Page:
In a historically fraught time marked not only by partisan gridlock but also a remarkably incohesive Republican Party, the House GOP could soon elect a speaker with a remarkably thin legislative track record and precious little experience building the bipartisan consensus he would soon need.
Critics of Rep. Jim Jordan (R-Ohio) have increasingly pointed to this — most notably the fact that he has yet to get a bill signed into law since being elected in 2006.
“House Republicans have just elected a speaker nominee who in 16 years in this Congress hasn’t passed a single bill,” House Minority Leader Hakeem Jeffries (D-N.Y.) said Friday, “because his focus has not been on the American people.”
Legislation isn’t the only measure of a member of Congress, and that statistic could be characterized as misleading. (Congress these days passes few bills, and many members never get one they wrote signed into law.) But it’s not the only data point that suggests Jordan would come into the job from a very unusual position.
The most oft-cited data on legislative success comes from the Center for Effective Lawmaking, a joint project of Vanderbilt University and the University of Virginia. It tracks not only bills that become law, but bills that get some kind of traction, along with how significant the bills are. (i.e. you don’t get the same credit for getting a bill naming a post office passed as you would for an overhaul of health care.)
Lawmakers of both parties often tout these rankings when boasting that a member has had a bona fide impact on our nation’s laws.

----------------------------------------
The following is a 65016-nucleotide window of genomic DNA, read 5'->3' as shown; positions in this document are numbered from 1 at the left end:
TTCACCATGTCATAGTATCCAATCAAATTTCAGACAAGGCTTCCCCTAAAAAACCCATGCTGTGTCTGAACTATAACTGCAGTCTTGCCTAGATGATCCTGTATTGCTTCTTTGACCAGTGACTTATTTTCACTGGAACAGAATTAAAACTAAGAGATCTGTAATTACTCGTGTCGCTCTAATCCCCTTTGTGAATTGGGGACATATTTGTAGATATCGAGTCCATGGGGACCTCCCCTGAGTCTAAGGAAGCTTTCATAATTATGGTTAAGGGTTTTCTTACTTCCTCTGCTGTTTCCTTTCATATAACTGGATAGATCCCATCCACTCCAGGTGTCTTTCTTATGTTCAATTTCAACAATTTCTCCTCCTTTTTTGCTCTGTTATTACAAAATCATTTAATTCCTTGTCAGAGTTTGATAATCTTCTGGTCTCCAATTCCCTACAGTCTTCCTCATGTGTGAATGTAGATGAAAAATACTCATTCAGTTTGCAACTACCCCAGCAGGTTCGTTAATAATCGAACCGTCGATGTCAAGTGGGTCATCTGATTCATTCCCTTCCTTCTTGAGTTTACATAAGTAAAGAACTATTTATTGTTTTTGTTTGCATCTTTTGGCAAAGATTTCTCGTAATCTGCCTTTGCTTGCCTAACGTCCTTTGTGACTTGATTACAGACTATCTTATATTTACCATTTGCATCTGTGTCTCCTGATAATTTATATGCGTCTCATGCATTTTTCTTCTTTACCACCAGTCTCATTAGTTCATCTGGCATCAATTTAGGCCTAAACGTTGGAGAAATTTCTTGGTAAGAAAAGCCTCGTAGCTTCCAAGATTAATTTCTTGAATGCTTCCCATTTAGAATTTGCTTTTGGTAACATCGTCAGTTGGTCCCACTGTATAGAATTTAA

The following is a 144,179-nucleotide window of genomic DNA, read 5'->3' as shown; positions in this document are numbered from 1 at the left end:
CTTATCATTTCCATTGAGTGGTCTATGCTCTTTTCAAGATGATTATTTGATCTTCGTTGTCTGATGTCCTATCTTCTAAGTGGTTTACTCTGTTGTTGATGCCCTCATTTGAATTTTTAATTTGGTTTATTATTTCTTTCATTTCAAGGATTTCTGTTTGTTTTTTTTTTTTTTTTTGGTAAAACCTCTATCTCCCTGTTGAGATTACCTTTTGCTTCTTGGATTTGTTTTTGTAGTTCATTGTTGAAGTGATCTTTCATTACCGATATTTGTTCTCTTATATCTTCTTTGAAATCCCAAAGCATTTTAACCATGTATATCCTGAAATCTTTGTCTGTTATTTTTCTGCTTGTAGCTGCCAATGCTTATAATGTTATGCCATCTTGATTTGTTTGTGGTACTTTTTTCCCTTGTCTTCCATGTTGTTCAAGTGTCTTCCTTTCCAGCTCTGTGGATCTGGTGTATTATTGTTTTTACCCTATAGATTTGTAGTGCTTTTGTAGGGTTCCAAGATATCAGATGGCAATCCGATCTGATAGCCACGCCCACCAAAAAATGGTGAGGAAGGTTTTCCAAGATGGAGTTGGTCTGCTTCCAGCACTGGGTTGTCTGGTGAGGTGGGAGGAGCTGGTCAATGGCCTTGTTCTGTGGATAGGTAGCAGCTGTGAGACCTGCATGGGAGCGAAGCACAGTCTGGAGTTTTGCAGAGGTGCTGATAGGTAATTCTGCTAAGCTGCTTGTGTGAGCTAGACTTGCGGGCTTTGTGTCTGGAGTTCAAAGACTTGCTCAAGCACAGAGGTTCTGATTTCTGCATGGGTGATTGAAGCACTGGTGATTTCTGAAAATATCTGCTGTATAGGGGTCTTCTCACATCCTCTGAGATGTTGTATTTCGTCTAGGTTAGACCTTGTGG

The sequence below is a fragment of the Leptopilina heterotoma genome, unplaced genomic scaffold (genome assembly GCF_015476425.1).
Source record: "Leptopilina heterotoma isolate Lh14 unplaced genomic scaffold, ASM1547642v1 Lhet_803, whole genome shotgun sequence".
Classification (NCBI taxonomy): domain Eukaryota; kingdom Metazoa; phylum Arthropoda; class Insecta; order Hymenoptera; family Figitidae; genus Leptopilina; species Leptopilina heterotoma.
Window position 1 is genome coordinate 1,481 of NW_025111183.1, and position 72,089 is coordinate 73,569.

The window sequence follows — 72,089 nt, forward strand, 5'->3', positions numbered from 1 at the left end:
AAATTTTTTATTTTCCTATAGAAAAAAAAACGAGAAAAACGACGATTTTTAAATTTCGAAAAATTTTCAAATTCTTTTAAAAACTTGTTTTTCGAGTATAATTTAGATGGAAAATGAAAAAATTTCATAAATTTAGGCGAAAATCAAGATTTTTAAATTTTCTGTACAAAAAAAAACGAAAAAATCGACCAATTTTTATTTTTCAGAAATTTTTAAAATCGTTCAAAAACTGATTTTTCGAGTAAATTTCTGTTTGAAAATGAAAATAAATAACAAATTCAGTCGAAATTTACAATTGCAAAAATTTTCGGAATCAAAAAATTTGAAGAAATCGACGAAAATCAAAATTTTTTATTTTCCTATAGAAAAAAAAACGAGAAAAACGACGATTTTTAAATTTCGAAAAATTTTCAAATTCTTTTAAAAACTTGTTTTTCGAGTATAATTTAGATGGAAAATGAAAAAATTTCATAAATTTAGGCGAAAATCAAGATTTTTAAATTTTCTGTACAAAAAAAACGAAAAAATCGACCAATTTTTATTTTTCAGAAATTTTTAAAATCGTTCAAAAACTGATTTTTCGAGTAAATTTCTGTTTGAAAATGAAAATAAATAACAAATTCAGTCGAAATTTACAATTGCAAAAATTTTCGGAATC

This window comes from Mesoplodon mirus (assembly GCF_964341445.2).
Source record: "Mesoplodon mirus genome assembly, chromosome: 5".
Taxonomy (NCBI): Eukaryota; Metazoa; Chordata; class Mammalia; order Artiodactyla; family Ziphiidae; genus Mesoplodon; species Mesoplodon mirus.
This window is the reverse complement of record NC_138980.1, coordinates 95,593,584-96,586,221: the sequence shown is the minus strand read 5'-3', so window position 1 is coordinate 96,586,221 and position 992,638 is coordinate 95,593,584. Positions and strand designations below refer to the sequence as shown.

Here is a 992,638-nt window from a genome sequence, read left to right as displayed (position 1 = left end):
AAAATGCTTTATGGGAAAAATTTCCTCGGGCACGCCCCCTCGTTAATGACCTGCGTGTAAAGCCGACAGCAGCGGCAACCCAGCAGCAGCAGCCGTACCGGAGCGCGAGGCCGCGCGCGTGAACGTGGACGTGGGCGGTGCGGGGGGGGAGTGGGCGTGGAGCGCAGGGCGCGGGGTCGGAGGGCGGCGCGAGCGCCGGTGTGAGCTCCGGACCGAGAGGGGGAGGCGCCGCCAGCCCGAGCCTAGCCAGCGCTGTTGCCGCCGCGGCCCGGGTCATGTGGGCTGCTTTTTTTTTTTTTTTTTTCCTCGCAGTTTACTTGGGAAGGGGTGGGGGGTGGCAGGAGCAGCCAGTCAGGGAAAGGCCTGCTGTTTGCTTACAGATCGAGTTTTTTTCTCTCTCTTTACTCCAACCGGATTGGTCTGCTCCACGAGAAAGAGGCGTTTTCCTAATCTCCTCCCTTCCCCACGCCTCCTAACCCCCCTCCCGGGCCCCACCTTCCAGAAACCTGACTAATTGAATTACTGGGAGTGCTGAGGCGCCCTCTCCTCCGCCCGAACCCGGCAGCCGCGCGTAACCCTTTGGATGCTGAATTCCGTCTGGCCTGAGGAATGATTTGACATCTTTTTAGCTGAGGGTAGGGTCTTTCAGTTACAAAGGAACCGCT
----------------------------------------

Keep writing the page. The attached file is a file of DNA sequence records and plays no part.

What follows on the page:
Jordan has not had much impact, at least by this measuring stick.
CEL data have routinely ranked Jordan near the bottom of the House when it comes to his effectiveness. To wit:
Last Congress, only four lawmakers ranked below him.He has ranked in the bottom five among House Republicans each of the past four Congresses.He has ranked in the bottom quarter of House Republicans in every full Congress he served in.Before this Congress, its data don’t record any bills Jordan sponsored passing or receiving any action — whether in committee or on the floor.
How unusual is this? Part of the reason is that Jordan doesn’t sponsor a lot of bills. But other prominent members have significantly more robust track records.
For instance, CEL data show Jeffries last Congress sponsored nine “substantive” bills — i.e. not commemorative things like naming a post office — which went on to pass, including four that became law. (Jeffries was in the majority with Democrats controlling both the Senate and the presidency, but Jordan has been in a majority for most of his tenure, and his party had that same trifecta from 2017 to 2019.)
Ousted former speaker Rep. Kevin McCarthy (R-Calif.) during Jordan’s tenure has sponsored 17 bills that passed and eight that became law. Five of those laws were regarded as “substantive.”
And House Majority Leader Steve Scalise (R-La.) during Jordan’s tenure has sponsored eight “substantive” bills that passed, including one that became law.
Jordan’s office on Monday cited 64 bills that he co-sponsored — i.e. supporting other people’s bills — that became law, as well as Jordan having “negotiated legislation directly with the White House and returned millions to the U.S. Treasury from his office budget.”
“Congressman Jordan has always done what he told the voters he would do — whether it’s assisting seniors getting Medicare and Social Security benefits, expediting passports, helping veterans, meeting with thousands of constituents, or touring hundreds of businesses in Ohio’s 4th district — and the constituents know it,” Jordan spokesman Russell Dye said.